The voltage at point 19 is bipolar, about zero, but is logarithmically related to the current into operational amplifier 13. Transistors 22 and 24 are so selected that with zero volts on their base, with their emitters connected to +15v via a 25.K resistance 27, and with their emitters connected to capacitor 25, the voltage across capacitor 25 is at a very slightly positive voltage above ground determined by the base to emitter voltage of transistors 22 and 24. If a negative current flows out of point 19 (that is, toward resistance 14) the transistor 22 becomes more conductive and pulls down the voltage of capacitor 25, but transistor 24 is now cut off and cannot affect flow to the capacitor 25. If a positive current flows out of point 19, transistor 24 becomes more conductive and again pulls down the voltage of capacitor 25 and transistor 22 is cut off. Thus, in response to increase of input signal to the system of either polarity, the storage capacitor 25 acquires, rapidly, a logarithmically related less positive voltage.

The capacitor 25 can recharge in a positive direction only through resistance 27. A substantial time constant is involved so that the capacitor tends to hold its less positive voltage once acquired. This time constant is in part that due to resistance 27 and capacitor 25, considered as an RC series circuit. But, so long as either of transistors 22, 24 is conductive it tends to drain current from resistance 27 or, looked at in another way, from the capacitor 25 while it is being charged via resistance 27, increasing the net effective time constant.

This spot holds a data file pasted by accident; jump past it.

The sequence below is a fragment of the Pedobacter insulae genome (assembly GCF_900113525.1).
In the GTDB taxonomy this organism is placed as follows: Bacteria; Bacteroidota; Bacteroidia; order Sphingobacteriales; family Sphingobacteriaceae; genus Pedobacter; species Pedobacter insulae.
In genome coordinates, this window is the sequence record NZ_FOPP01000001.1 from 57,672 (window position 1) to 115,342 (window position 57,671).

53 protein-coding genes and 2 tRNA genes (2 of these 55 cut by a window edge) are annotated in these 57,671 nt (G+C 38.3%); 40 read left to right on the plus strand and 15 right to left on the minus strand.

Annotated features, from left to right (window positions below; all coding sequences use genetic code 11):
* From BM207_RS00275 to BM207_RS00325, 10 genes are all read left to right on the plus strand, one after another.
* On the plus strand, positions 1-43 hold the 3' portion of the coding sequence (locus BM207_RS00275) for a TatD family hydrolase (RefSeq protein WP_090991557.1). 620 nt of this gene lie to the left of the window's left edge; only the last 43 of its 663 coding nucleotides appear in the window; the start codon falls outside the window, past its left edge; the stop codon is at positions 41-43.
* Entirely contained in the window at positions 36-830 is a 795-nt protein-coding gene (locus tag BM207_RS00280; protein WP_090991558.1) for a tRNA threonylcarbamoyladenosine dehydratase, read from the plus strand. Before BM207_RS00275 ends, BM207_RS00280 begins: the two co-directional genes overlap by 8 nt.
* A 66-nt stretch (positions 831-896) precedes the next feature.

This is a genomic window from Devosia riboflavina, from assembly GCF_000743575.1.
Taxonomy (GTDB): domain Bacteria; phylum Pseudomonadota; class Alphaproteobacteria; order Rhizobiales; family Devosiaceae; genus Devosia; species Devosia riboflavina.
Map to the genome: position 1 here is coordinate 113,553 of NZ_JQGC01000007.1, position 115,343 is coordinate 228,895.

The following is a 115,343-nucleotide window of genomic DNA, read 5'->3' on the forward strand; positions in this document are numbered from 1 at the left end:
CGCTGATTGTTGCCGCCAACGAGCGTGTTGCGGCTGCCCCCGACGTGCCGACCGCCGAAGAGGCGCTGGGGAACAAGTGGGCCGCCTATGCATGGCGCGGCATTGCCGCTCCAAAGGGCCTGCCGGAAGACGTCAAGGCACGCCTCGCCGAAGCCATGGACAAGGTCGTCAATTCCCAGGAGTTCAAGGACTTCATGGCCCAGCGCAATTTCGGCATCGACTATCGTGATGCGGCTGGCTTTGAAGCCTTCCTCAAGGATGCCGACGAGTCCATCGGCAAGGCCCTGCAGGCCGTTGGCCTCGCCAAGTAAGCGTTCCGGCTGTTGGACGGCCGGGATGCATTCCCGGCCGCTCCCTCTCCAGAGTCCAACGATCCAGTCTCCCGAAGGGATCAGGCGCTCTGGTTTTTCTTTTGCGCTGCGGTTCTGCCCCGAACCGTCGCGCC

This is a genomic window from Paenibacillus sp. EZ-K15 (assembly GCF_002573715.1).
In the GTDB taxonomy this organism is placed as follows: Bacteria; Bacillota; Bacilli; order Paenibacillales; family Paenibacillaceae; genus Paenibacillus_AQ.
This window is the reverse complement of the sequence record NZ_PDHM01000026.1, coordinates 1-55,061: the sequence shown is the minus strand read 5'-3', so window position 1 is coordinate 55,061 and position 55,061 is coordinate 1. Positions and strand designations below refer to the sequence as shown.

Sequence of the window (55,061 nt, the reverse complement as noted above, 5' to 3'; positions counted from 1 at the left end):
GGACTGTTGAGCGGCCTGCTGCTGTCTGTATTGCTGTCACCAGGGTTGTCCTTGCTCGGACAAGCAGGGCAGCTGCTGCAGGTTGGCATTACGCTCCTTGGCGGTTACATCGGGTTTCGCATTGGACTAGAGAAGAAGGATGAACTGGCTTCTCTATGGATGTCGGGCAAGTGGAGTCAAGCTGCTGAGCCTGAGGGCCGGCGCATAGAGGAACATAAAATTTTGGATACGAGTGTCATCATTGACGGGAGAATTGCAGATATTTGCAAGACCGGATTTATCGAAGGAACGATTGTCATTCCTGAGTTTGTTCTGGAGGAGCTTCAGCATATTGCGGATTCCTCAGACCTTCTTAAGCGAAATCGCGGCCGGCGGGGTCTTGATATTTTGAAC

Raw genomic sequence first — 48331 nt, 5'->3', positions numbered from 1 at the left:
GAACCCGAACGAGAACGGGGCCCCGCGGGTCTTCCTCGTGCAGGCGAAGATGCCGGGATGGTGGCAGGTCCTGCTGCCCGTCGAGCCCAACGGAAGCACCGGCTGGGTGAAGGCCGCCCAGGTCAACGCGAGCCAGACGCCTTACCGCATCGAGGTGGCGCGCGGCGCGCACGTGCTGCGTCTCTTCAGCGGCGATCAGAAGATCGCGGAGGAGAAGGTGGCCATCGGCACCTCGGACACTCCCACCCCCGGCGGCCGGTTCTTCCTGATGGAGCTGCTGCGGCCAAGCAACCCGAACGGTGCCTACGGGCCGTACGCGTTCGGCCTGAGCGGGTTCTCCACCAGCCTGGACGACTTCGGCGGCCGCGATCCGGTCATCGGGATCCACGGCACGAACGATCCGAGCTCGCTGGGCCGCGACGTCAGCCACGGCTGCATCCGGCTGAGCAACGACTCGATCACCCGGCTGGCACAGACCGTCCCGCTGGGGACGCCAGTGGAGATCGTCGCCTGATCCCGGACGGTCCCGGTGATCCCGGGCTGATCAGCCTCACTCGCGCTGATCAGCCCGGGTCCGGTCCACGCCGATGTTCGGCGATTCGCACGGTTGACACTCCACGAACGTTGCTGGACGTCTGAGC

The charge on capacitor 25, or its voltage, may be visually transduced, as by a meter of any type which does not involve a current drain from capacitor 25. The voltage represents maximum peaks of either polarity supplied by source 10, but because of the interposition of operational amplifier 13 and its non-linear feedback circuits, the indication is logarithmic, and not linear. The rectifier-amplifier including transistors 22, 24 is of general application, and can be employed in a linear peak voltage indicating system.

As indicated above, the pairs of transistors 15-16 and/or 22-24 can be replaced by rectifying junction devices poled similarly to the base emitter junction of the respective transistor. Such other devices include diodes and other bipolar devices. Of course, such replacement would be at the expense of the gain contributed by the replaced transistor and would reduce the range of the system. With the circuit parameters as disclosed the range of the system is at least 100 db. whereas with diodes the range may be reduced to 80-90 db.